What Are Negative Emissions?
Oct 29 2017
After the Paris Climate Summit in December 2015, 195 nations from around the world agreed to curb global warming to below a maximum 2°C and to preferably under 1.5°C. Each country has compiled a list of its own promises and targets in a bid to meet this shared goal, including phasing out polluting forms of energy generation and investing in renewable technology.
However, scientists now claim that simply transitioning away from fossil fuels towards greener energy sources will not be enough to keep global temperatures from rising by 1.5°C or less, and may not even be sufficient to stay under the 2°C threshold. Instead, they insist that technologies which result in “negative emissions” must be in place by the 2030s if these goals are to be met.
An imperative objective
When the nations of the world met in Paris two years ago, it was unanimously agreed that preventing global temperatures from increasing by 2°C from pre-industrial levels was vital to safeguarding lower-lying countries and islands, preventing extreme weather phenomenon from occurring regularly and safeguarding food production resources.
Since the signing of the Paris agreement, there has been movement from governments all over the world. Even among developing nations, a growing market for continuous emissions monitoring systems (CEMS) shows that public awareness of the problem is at an all-time high, and governments are making strides to meet the challenge.
But while each country has devised its own set of measures designed to fulfil its obligations, it may not be enough, according to some scientists. Simply reducing the amount of carbon we expel into the air might not go far enough; instead we must also bring about negative emissions by sucking some of the existing greenhouse gases (GHGs) that have already been emitted from our atmosphere.
“It’s something you don’t want to talk about very much but it’s an unaccountable truth: we will need geoengineering by the mid-2030s to have a chance at the [1.5°C] goal,” explained Bill Hare, chief executive of Berlin-based science and policy institute Climate Analytics.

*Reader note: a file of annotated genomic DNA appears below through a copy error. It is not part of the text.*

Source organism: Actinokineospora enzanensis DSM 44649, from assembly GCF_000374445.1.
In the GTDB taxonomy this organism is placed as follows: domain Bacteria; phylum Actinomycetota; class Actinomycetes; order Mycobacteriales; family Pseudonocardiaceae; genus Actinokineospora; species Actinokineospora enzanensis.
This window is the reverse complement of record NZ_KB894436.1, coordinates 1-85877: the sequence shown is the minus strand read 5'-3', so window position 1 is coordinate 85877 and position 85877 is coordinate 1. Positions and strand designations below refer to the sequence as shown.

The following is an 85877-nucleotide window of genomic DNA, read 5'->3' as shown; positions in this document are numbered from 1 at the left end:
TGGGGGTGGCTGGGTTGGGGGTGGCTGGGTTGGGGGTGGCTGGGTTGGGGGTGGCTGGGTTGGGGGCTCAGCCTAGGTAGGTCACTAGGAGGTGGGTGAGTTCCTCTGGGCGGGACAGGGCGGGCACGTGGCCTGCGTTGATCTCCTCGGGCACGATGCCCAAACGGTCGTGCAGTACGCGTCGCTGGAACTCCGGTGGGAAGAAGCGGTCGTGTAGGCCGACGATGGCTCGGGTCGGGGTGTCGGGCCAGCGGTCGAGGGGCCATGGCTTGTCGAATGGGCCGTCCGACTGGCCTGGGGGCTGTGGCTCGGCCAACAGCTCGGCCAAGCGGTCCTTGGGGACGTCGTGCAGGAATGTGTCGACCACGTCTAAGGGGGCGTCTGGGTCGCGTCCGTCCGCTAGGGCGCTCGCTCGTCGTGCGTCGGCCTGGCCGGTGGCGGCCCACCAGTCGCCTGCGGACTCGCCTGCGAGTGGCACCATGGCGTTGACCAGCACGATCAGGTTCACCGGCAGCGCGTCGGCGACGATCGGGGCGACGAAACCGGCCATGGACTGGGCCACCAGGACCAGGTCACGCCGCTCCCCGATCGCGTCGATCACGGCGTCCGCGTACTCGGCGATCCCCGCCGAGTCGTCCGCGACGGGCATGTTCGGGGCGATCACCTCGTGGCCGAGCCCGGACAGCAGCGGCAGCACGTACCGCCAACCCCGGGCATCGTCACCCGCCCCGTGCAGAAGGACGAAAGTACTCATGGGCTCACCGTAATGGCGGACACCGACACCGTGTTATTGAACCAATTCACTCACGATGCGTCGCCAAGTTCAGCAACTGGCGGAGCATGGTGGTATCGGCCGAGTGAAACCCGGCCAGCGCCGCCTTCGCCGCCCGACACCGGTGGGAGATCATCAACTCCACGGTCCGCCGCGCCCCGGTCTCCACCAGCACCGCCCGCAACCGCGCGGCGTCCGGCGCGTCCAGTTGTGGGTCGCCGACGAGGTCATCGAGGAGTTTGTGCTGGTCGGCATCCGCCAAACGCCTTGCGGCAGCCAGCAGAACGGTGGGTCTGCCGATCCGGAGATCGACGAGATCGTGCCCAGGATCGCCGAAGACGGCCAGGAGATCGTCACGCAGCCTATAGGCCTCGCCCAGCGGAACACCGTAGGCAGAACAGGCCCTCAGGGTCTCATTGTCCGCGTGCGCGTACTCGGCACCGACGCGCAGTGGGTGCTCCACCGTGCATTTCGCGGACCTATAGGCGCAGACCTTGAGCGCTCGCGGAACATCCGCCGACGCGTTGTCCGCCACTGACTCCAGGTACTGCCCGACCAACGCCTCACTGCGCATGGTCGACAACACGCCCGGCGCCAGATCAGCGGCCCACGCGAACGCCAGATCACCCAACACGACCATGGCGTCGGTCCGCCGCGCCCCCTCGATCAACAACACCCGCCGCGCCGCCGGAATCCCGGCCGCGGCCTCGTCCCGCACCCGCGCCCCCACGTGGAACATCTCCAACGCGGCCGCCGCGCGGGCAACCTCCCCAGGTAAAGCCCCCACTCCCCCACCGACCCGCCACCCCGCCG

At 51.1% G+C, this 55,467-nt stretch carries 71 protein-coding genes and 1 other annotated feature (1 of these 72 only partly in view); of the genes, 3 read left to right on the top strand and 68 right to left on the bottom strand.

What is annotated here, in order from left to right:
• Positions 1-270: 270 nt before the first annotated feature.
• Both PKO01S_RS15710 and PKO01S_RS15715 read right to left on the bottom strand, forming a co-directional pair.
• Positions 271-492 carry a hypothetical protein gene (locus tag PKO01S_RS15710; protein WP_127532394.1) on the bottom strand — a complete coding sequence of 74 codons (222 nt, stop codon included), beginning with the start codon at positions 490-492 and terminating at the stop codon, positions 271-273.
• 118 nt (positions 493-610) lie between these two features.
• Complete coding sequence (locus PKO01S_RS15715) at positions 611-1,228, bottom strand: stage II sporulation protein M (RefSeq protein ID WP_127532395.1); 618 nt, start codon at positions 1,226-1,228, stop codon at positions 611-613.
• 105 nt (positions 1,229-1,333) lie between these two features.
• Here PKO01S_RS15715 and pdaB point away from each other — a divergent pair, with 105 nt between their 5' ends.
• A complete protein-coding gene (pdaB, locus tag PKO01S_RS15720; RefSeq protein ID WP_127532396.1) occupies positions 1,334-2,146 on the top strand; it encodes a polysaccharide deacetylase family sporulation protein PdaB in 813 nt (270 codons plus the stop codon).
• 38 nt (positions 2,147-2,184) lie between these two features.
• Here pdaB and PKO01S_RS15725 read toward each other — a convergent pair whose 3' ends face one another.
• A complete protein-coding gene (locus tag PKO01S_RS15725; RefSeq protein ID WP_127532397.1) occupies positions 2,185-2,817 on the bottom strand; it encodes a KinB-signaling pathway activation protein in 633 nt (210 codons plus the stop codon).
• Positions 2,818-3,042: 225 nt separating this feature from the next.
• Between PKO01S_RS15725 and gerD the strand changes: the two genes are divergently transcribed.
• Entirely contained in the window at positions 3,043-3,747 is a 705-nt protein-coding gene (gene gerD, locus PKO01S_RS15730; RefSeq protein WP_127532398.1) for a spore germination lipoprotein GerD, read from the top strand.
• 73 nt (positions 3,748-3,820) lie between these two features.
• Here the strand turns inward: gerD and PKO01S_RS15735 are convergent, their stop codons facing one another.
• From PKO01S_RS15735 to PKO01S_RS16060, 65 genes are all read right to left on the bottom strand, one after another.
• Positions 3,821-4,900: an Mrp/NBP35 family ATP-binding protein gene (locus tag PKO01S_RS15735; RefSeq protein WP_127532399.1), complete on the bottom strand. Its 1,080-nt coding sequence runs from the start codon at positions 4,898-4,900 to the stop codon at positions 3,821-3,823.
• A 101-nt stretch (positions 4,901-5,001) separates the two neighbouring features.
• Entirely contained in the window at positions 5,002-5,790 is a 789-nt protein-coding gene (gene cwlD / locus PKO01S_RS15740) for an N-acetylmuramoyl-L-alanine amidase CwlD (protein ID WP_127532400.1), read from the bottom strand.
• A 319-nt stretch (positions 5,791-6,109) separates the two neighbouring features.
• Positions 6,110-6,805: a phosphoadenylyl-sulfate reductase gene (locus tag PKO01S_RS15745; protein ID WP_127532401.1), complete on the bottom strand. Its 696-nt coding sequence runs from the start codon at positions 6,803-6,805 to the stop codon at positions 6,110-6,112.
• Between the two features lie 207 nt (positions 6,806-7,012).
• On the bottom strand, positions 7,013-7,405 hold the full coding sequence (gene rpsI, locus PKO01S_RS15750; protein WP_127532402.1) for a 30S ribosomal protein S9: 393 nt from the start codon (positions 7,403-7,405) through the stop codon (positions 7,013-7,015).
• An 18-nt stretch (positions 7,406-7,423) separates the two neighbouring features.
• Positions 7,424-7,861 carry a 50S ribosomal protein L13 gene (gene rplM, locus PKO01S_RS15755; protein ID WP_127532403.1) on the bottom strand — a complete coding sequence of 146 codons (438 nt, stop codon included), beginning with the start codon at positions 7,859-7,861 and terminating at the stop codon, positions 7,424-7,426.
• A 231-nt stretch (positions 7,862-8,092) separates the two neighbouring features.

What are negative emissions and how can we achieve them?
Simply put, negative emissions mean reducing the amount of carbon by capturing it, extracting it from the environment and storing it in a safe place. This is commonly known as carbon capture and storage (CCS) and scientists have been investigating the process for many years.
One such technology involves a gas analyser fitted at the point of emissions, which not only provides effective monitoring of the carbon being released into the air, but could hopefully one day extract some of that pollutant before it is expelled.
Another idea is to plant vast swathes of forested area with the explicit purpose of removing carbon in their vicinity (since plants absorb CO2), then use the wood as fuel for electricity afterwards. The main obstacle comes when deciding what to do with the emissions produced from that process, and indeed, what to do with the carbon in any of these scenarios after it has been captured.
Perhaps the most popular suggestion involves pumping the carbon underground, a proposal supported by the United States and other countries intent on pursuing coal as a long-term energy source. However, such a plan has not been sufficiently developed to be implemented on a large scale, and could also take up valuable land needed for food production. It also brings into question the issue of land ownership, which could prove problematic, as well.
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